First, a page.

Student Receives Fulbright Award
Kathryn Orr, a chemistry major who graduated in May 2011, was awarded a Fulbright Scholarship. Katy describes her plans:
"My Fulbright begins in February 2012 at the University of Otago in Dunedin, New Zealand. I'll be conducting research with Kimberly Hageman, who is an atmospheric chemist. I'll be researching the downwind pollution of cars travelling through the Arthur's Pass National Park. I'll be gathering samples of vegetation leading away from Highway 73 at Klondike Corner. From there, I'll be analyzing the vegetation for the presence of polycyclic aromatic hydrocarbons, a major component in car exhaust. For the analysis, I'll be using the Gas Chromatography Mass Spectroscopy machine available in Dr. Hageman's lab to compare the extract from each sample to standards of the compounds I plan to study."
2011 Commencement Award Winners
Read about our award winners.
St. Luke Pre-Medical Society
The students purchased a Christmas tree and asked the Saint Mary's community for help decorating it with scarves, mittens and hats, to be given to a local charity. The College community responded generously, and the students have decided to host an annual "Mitten Tree Decorating Party."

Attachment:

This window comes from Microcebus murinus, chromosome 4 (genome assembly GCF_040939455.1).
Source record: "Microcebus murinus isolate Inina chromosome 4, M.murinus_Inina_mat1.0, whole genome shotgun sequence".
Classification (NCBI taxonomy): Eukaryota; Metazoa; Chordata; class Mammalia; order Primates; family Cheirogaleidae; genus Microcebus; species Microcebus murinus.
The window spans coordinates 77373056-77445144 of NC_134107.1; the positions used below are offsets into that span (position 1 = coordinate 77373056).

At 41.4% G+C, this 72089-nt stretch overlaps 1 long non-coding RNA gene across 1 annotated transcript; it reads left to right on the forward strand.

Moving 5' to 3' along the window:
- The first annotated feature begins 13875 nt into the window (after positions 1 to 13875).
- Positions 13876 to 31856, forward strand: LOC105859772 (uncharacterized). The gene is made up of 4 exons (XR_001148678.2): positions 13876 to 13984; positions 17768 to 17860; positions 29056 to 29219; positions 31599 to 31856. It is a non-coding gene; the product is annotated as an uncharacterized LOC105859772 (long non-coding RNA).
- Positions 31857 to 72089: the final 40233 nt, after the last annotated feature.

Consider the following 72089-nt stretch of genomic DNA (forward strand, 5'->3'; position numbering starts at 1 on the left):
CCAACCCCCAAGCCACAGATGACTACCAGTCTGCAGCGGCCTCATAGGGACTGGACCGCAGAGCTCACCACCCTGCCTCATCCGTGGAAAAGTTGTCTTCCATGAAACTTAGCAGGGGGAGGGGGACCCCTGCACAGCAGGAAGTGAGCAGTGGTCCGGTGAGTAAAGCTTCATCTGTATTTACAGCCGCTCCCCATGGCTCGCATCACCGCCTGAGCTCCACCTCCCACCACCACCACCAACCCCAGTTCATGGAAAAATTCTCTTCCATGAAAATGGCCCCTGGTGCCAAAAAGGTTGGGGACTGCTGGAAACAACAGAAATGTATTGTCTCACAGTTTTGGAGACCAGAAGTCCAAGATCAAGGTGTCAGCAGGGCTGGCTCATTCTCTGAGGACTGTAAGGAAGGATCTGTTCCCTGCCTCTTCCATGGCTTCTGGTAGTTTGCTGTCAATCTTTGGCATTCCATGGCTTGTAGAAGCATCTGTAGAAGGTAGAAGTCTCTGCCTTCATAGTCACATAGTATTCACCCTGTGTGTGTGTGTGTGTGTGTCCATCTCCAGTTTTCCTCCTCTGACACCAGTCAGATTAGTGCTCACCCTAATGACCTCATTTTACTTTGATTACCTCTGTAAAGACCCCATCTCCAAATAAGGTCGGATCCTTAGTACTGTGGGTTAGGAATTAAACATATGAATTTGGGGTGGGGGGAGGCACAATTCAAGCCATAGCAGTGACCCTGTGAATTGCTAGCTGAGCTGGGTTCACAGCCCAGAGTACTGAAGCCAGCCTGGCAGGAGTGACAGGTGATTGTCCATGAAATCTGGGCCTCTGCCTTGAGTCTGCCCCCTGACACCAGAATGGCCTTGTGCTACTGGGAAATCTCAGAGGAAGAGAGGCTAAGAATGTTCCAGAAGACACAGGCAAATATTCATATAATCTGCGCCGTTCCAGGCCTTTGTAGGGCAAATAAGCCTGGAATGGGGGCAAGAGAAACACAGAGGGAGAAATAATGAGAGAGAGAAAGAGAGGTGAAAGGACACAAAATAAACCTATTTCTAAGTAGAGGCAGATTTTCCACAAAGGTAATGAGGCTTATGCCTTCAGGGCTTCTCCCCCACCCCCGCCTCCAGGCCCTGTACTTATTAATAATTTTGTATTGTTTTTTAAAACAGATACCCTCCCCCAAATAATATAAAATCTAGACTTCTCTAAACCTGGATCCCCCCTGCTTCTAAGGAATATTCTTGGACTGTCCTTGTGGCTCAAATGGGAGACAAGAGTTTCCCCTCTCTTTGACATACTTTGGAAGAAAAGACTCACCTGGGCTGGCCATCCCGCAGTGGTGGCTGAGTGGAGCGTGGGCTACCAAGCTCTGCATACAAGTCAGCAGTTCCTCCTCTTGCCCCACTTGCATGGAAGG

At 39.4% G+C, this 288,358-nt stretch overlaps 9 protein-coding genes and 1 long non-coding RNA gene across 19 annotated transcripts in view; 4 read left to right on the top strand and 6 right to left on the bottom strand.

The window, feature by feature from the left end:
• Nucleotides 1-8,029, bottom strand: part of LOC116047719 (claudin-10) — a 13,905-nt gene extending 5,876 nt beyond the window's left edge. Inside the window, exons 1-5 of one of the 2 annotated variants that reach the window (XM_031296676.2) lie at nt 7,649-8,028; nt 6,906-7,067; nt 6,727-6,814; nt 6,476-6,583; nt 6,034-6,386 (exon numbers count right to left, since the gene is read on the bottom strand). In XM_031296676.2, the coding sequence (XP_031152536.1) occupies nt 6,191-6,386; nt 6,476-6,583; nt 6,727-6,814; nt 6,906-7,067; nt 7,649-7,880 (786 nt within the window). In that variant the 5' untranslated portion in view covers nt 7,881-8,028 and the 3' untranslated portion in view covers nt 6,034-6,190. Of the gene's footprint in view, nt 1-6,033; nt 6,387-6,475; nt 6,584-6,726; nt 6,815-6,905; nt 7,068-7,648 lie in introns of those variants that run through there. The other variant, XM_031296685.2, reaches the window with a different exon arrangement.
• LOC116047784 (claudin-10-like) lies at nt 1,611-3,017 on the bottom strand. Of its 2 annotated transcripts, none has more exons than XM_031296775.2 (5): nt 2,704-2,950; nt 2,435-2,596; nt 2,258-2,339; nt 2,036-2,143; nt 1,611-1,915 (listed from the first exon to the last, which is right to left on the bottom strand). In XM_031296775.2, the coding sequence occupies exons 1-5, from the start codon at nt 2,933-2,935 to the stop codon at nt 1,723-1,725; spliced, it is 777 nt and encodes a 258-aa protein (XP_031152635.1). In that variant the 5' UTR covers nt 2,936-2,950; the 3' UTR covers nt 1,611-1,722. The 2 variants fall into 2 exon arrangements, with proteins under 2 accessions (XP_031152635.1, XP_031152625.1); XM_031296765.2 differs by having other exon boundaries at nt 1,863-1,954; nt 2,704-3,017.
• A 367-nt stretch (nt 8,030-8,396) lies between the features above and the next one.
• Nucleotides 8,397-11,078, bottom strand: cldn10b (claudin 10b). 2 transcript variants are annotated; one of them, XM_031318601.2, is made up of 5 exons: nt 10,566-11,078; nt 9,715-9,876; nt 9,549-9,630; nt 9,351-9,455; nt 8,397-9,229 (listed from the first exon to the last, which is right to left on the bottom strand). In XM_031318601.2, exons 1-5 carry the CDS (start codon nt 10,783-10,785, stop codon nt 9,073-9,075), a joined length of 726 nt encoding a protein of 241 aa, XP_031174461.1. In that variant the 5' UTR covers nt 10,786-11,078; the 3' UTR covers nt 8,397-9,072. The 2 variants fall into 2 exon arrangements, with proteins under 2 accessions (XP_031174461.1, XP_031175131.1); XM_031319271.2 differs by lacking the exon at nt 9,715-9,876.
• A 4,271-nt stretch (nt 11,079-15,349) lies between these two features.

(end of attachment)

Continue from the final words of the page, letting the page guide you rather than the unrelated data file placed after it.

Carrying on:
Science Students Host Japanese Students
In the "Science and Society Seminar," Saint Mary's hosted 27 undergraduate students from Osaka University in Japan during early September. Many students from the School of Science served as "science buddies," taking the Japanese students to class with them and engaging with the Japanese students in social activities. Faculty members Carla Bossard, Steve Bachofer and Chris Jones from the School of Science created special lectures for the students. Read more.
Students Meet with Woodrow Wilson Fellow